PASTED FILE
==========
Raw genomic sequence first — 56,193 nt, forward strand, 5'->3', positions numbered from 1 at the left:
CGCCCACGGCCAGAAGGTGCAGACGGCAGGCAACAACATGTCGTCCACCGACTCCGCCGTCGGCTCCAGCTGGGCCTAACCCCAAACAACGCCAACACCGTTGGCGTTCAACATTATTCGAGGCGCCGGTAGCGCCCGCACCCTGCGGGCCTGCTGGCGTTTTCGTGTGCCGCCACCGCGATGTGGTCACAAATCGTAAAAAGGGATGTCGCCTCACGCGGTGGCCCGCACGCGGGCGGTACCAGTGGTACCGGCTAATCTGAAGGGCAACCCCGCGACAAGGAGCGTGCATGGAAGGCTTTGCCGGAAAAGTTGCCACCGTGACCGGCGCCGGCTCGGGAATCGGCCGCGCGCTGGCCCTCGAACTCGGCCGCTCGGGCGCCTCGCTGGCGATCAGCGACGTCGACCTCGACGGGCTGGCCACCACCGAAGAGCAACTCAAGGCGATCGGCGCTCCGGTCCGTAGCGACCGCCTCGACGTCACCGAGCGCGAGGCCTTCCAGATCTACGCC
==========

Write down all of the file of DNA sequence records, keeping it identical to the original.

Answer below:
Raw genomic sequence first — 56,193 nt, forward strand, 5'->3', positions numbered from 1 at the left:
CGCCCACGGCCAGAAGGTGCAGACGGCAGGCAACAACATGTCGTCCACCGACTCCGCCGTCGGCTCCAGCTGGGCCTAACCCCAAACAACGCCAACACCGTTGGCGTTCAACATTATTCGAGGCGCCGGTAGCGCCCGCACCCTGCGGGCCTGCTGGCGTTTTCGTGTGCCGCCACCGCGATGTGGTCACAAATCGTAAAAAGGGATGTCGCCTCACGCGGTGGCCCGCACGCGGGCGGTACCAGTGGTACCGGCTAATCTGAAGGGCAACCCCGCGACAAGGAGCGTGCATGGAAGGCTTTGCCGGAAAAGTTGCCACCGTGACCGGCGCCGGCTCGGGAATCGGCCGCGCGCTGGCCCTCGAACTCGGCCGCTCGGGCGCCTCGCTGGCGATCAGCGACGTCGACCTCGACGGGCTGGCCACCACCGAAGAGCAACTCAAGGCGATCGGCGCTCCGGTCCGTAGCGACCGCCTCGACGTCACCGAGCGCGAGGCCTTCCAGATCTACGCC